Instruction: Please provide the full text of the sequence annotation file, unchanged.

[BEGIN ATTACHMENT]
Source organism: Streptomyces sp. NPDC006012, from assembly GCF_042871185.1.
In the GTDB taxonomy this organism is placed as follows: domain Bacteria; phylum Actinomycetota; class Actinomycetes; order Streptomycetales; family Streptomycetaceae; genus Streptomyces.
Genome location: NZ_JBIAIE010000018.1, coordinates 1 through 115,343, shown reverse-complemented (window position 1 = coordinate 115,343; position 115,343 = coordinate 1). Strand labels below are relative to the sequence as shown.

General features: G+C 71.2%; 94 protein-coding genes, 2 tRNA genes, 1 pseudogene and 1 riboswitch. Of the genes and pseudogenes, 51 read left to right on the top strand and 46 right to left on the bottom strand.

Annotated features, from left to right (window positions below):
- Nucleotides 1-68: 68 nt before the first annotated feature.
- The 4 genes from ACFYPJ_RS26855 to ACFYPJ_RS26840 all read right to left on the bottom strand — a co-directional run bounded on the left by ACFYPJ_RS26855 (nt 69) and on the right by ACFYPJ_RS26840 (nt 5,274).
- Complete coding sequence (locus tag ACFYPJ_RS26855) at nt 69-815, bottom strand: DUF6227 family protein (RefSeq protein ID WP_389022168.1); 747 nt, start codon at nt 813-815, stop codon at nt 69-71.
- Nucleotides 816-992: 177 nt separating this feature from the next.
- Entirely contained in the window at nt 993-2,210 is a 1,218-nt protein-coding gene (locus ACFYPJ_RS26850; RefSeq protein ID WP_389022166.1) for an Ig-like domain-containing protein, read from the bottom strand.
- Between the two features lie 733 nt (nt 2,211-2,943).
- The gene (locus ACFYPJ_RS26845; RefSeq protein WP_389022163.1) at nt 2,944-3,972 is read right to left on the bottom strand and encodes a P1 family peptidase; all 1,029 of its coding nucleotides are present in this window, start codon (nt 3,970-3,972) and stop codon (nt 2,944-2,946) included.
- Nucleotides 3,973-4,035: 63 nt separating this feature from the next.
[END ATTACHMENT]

Source organism: Streptomyces sp. NPDC006012, from assembly GCF_042871185.1.
In the GTDB taxonomy this organism is placed as follows: domain Bacteria; phylum Actinomycetota; class Actinomycetes; order Streptomycetales; family Streptomycetaceae; genus Streptomyces.
Genome location: NZ_JBIAIE010000018.1, coordinates 1 through 115,343, shown reverse-complemented (window position 1 = coordinate 115,343; position 115,343 = coordinate 1). Strand labels below are relative to the sequence as shown.

General features: G+C 71.2%; 94 protein-coding genes, 2 tRNA genes, 1 pseudogene and 1 riboswitch. Of the genes and pseudogenes, 51 read left to right on the top strand and 46 right to left on the bottom strand.

Annotated features, from left to right (window positions below):
- Nucleotides 1-68: 68 nt before the first annotated feature.
- The 4 genes from ACFYPJ_RS26855 to ACFYPJ_RS26840 all read right to left on the bottom strand — a co-directional run bounded on the left by ACFYPJ_RS26855 (nt 69) and on the right by ACFYPJ_RS26840 (nt 5,274).
- Complete coding sequence (locus tag ACFYPJ_RS26855) at nt 69-815, bottom strand: DUF6227 family protein (RefSeq protein ID WP_389022168.1); 747 nt, start codon at nt 813-815, stop codon at nt 69-71.
- Nucleotides 816-992: 177 nt separating this feature from the next.
- Entirely contained in the window at nt 993-2,210 is a 1,218-nt protein-coding gene (locus ACFYPJ_RS26850; RefSeq protein ID WP_389022166.1) for an Ig-like domain-containing protein, read from the bottom strand.
- Between the two features lie 733 nt (nt 2,211-2,943).
- The gene (locus ACFYPJ_RS26845; RefSeq protein WP_389022163.1) at nt 2,944-3,972 is read right to left on the bottom strand and encodes a P1 family peptidase; all 1,029 of its coding nucleotides are present in this window, start codon (nt 3,970-3,972) and stop codon (nt 2,944-2,946) included.
- Nucleotides 3,973-4,035: 63 nt separating this feature from the next.